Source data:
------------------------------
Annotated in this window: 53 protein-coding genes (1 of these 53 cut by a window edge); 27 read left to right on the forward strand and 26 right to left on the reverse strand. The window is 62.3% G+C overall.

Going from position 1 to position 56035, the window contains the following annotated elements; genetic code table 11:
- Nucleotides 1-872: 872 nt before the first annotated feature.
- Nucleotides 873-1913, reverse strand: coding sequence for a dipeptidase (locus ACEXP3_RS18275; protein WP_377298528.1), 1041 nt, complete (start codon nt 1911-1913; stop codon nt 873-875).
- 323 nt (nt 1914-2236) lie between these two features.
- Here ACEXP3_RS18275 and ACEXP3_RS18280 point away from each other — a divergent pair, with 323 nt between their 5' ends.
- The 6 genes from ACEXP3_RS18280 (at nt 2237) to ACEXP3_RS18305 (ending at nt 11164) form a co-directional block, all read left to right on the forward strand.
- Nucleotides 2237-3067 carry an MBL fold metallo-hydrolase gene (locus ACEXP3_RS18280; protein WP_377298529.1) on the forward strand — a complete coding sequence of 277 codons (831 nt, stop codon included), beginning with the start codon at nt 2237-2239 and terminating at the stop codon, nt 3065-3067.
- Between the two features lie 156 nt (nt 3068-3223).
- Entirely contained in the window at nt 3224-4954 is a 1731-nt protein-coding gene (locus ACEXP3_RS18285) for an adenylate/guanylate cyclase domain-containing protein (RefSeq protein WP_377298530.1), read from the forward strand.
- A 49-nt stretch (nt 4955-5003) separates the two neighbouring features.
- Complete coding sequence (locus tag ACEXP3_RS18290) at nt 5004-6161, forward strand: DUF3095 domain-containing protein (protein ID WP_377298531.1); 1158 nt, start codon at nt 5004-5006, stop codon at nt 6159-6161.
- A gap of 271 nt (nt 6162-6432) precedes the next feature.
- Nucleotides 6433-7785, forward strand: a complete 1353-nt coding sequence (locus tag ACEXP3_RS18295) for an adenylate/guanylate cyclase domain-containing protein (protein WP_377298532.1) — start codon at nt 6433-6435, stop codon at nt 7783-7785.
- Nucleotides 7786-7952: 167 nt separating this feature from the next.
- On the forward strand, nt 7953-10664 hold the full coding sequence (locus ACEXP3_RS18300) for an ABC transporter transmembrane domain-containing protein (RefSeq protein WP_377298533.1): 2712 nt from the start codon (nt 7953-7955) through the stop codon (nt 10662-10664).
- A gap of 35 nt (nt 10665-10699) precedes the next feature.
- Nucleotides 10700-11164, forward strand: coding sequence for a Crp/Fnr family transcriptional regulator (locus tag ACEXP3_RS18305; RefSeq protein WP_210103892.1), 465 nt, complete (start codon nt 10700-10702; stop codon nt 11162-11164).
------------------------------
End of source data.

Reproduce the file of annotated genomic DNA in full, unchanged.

Annotated in this window: 53 protein-coding genes (1 of these 53 cut by a window edge); 27 read left to right on the forward strand and 26 right to left on the reverse strand. The window is 62.3% G+C overall.

Going from position 1 to position 56035, the window contains the following annotated elements; genetic code table 11:
- Nucleotides 1-872: 872 nt before the first annotated feature.
- Nucleotides 873-1913, reverse strand: coding sequence for a dipeptidase (locus ACEXP3_RS18275; protein WP_377298528.1), 1041 nt, complete (start codon nt 1911-1913; stop codon nt 873-875).
- 323 nt (nt 1914-2236) lie between these two features.
- Here ACEXP3_RS18275 and ACEXP3_RS18280 point away from each other — a divergent pair, with 323 nt between their 5' ends.
- The 6 genes from ACEXP3_RS18280 (at nt 2237) to ACEXP3_RS18305 (ending at nt 11164) form a co-directional block, all read left to right on the forward strand.
- Nucleotides 2237-3067 carry an MBL fold metallo-hydrolase gene (locus ACEXP3_RS18280; protein WP_377298529.1) on the forward strand — a complete coding sequence of 277 codons (831 nt, stop codon included), beginning with the start codon at nt 2237-2239 and terminating at the stop codon, nt 3065-3067.
- Between the two features lie 156 nt (nt 3068-3223).
- Entirely contained in the window at nt 3224-4954 is a 1731-nt protein-coding gene (locus ACEXP3_RS18285) for an adenylate/guanylate cyclase domain-containing protein (RefSeq protein WP_377298530.1), read from the forward strand.
- A 49-nt stretch (nt 4955-5003) separates the two neighbouring features.
- Complete coding sequence (locus tag ACEXP3_RS18290) at nt 5004-6161, forward strand: DUF3095 domain-containing protein (protein ID WP_377298531.1); 1158 nt, start codon at nt 5004-5006, stop codon at nt 6159-6161.
- A gap of 271 nt (nt 6162-6432) precedes the next feature.
- Nucleotides 6433-7785, forward strand: a complete 1353-nt coding sequence (locus tag ACEXP3_RS18295) for an adenylate/guanylate cyclase domain-containing protein (protein WP_377298532.1) — start codon at nt 6433-6435, stop codon at nt 7783-7785.
- Nucleotides 7786-7952: 167 nt separating this feature from the next.
- On the forward strand, nt 7953-10664 hold the full coding sequence (locus ACEXP3_RS18300) for an ABC transporter transmembrane domain-containing protein (RefSeq protein WP_377298533.1): 2712 nt from the start codon (nt 7953-7955) through the stop codon (nt 10662-10664).
- A gap of 35 nt (nt 10665-10699) precedes the next feature.
- Nucleotides 10700-11164, forward strand: coding sequence for a Crp/Fnr family transcriptional regulator (locus tag ACEXP3_RS18305; RefSeq protein WP_210103892.1), 465 nt, complete (start codon nt 10700-10702; stop codon nt 11162-11164).